Published on September 28th, 2009 | by Amiel Blajchman2
ROTEC's Reverse Osmosis System Desalinates Brackish Groundwater
September 28th, 2009 by Amiel Blajchman
Traditionally, if you are in a water-poor region that has access to desalination technology and seawater, you were in luck. Israeli cleantechnology company ROTEC has developed a reverse osmosis system designed to remove salts from brackish groundwater. In other words, nowhere near the sea.
According to Dr. Jack Gilron of the Zuckerberg Institute for Water Research, the ROTEC clean technology solution exploits a physical process on the surface of the desalination membrane before it can be fouled.
Gilron says that “the process will be tuned to reduce brine volumes to 33%-50% of those generated in conventional reverse osmosis. This greatly reduces the environmental burden and improves the economics of the inland desalination process.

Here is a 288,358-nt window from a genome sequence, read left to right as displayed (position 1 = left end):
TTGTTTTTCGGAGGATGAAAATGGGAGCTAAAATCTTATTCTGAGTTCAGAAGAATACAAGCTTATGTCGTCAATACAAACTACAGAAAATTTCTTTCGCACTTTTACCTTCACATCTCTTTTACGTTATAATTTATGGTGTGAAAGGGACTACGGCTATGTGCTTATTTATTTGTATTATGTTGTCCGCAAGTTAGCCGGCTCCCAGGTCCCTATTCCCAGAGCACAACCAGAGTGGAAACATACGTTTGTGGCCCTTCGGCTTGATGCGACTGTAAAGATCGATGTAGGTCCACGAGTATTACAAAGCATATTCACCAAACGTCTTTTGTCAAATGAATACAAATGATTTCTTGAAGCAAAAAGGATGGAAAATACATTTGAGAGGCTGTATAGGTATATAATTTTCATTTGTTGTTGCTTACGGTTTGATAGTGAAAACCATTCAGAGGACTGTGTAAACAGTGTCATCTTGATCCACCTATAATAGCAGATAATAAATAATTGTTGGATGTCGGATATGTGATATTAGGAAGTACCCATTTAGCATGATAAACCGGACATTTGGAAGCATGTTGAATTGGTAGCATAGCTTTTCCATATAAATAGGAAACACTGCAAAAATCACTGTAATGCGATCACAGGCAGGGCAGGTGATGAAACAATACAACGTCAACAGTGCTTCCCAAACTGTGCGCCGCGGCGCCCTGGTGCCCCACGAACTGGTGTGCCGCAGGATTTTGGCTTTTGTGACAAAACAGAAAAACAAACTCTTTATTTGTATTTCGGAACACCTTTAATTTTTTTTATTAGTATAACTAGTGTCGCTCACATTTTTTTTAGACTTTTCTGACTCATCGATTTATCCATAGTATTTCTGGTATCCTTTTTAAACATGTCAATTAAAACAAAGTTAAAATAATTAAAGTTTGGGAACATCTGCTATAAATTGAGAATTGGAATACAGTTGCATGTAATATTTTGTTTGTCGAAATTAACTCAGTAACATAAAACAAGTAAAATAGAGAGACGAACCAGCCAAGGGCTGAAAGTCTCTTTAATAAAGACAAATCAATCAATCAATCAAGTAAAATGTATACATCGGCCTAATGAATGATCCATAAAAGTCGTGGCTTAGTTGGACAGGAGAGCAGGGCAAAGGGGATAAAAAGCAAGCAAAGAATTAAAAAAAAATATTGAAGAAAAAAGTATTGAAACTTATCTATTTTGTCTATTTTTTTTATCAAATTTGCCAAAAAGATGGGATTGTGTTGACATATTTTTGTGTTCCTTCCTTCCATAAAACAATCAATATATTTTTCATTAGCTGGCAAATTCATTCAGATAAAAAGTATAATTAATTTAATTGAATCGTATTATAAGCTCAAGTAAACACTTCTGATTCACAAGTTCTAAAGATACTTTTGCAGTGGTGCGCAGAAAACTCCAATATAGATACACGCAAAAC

“Water scarcity and the need to develop new water resources for populations not on the seacoasts are driving efforts to desalinate brackish water and municipal wastewater with ever-increasing efficiencies,” he notes.
Designed to be added to pre-existing water purification plants, the technology can increase recovery rates up to 95%. I’ll drink to that.
Image: Hypergurl’s Flickr stream, via a Creative Commons License. [social_buttons]
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